Jason peered inside the envelope and like the first one, found only an old photograph. This time it was of a large blue vase. On the back of the photo was written the single word, “Fourmaintraux”, and what appeared to be some sort of icon that resembled a hooded monk or friar and the initials “P. F.” When Jason saw the photo he knew what it meant. Matt was giving him another clue. He knew immediately where the clue would take him. What he didn’t know was why. What was so important about St. Peter’s Reigate in Surrey, England and why did Matt want him to go there next?
“Janice… wake up honey. I need to speak to you.” I said as I shook Janice gently.
She slowly opened her eyes and sat up, concerned. “What’s wrong? Has something happened to the girls? What time is it, Jason?”
“It’s early, not quite lunchtime. I need to leave town for a day or two. You’ll have to make arrangements for our girls. I won’t be here. Do you understand?” I replied.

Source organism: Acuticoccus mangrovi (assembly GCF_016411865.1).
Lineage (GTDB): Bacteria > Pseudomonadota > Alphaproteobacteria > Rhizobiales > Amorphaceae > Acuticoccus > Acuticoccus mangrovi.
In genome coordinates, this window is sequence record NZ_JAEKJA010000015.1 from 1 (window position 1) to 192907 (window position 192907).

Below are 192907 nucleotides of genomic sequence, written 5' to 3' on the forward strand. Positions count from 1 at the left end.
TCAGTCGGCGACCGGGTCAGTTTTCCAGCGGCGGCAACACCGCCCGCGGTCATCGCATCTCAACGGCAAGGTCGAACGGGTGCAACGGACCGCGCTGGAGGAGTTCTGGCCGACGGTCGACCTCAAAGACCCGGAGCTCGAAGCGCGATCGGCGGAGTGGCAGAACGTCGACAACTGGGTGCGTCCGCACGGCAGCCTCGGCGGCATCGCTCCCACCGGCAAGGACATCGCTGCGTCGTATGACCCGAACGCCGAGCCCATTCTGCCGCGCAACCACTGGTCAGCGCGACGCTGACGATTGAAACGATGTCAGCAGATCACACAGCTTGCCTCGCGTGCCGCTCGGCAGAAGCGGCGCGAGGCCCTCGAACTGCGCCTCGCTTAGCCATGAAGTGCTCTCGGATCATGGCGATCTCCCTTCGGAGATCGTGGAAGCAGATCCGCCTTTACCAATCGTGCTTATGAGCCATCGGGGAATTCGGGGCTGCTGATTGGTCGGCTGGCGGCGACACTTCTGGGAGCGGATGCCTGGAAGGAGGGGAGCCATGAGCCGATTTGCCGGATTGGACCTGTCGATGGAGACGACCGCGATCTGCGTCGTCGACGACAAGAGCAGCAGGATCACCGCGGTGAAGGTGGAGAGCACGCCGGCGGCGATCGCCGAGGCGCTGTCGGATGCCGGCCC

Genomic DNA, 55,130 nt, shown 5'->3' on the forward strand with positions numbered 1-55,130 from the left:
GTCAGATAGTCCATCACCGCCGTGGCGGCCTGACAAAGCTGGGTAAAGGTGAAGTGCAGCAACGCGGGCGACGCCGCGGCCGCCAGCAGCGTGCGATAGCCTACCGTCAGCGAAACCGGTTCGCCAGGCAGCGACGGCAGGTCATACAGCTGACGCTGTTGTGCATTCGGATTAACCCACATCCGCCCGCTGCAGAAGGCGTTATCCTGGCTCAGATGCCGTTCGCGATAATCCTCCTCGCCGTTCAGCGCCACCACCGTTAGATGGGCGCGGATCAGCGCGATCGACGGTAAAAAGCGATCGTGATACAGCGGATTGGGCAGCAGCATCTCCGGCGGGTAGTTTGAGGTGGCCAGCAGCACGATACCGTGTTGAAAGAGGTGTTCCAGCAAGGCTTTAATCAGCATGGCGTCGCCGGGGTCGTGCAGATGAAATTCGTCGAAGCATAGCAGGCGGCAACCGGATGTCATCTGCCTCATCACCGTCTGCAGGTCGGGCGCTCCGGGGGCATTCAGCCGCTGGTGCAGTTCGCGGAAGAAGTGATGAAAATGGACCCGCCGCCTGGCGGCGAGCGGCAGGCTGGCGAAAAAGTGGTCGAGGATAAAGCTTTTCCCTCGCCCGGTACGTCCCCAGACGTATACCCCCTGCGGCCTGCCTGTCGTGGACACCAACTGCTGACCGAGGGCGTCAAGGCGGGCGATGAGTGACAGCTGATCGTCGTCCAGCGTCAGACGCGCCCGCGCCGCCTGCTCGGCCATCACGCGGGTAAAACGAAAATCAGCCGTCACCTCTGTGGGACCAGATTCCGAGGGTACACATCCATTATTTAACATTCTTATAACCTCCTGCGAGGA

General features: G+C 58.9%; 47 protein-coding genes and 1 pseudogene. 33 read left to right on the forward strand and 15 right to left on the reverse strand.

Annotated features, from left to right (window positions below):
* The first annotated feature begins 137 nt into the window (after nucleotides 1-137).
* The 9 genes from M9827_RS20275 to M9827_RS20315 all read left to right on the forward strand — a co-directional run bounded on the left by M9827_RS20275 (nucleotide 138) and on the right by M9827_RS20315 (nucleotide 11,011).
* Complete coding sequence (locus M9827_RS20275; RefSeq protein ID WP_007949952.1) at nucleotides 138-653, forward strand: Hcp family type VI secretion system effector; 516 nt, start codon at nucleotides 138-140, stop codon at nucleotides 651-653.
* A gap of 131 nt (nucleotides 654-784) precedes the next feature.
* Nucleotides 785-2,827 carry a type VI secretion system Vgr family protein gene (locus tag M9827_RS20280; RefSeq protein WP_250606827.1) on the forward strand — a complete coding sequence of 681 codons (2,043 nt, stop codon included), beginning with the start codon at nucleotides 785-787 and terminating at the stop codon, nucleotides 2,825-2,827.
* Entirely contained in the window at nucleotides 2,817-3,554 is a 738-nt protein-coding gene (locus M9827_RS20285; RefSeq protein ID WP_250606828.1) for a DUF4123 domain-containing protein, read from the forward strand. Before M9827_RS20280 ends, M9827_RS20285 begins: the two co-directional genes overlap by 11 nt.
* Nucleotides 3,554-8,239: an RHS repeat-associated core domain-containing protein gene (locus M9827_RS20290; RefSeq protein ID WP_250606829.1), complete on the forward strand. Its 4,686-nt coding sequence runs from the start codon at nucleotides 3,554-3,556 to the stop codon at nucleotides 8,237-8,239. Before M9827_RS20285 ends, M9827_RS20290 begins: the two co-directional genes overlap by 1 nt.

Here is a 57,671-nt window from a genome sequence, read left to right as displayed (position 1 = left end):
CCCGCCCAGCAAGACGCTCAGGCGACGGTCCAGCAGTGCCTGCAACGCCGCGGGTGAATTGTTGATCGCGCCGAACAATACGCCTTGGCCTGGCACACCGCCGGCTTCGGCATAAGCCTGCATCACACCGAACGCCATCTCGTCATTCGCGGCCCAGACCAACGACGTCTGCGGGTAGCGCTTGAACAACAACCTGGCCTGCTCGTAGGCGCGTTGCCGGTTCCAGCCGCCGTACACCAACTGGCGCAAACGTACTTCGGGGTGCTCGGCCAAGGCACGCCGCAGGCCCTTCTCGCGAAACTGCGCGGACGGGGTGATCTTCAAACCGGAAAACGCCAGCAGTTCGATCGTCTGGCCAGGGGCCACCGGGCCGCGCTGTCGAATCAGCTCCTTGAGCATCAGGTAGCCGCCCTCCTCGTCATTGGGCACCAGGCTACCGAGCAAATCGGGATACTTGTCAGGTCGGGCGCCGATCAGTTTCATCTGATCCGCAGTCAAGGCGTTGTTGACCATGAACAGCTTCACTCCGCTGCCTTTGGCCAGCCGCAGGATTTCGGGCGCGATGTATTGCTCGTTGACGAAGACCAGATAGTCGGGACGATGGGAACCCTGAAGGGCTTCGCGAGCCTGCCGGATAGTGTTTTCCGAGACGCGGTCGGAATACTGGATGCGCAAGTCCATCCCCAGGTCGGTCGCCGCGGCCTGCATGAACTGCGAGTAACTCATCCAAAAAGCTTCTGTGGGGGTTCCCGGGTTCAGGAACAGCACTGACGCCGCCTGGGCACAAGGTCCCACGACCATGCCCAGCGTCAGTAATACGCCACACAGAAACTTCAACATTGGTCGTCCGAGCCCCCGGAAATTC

She nodded she did and I stood up and left before she could ask me where I was going and for what reason. I would explain everything to her when I returned. I grabbed my bag and walked down to the bus stop. I would take the train to Surrey. It was cheaper and I needed time to think and rest before I visited St. Peters. I didn’t know for sure what to expect, but I had a good suspicion I would need my wit and strength to survive the next couple of days.
I boarded the 2 p.m. train to Surrey and found myself a seat away from others. I pulled the shade on the window and reclined my chair. Right before I closed my eyes, I noticed a man and woman board the train and take seats several rows away from me. I recognized the woman as the waitress who served me at Sally’s. She had changed clothes and was wearing a bonnet that covered her hair. I didn’t recognize the man but he had a familiar air about him.
I had no doubts they were following me. I didn’t feel challenged yet. The train ride to Surrey was almost 4 hours long. There was plenty of time to find out what those two were up to later. For now, I needed to think and the best way I did that was to close my eyes and let my mind wander. I awakened with a jolt. The man and woman were still in their seats and they appeared to be sleeping too. I reached into my bag and pulled out the envelope she had given me earlier and I withdrew the photograph.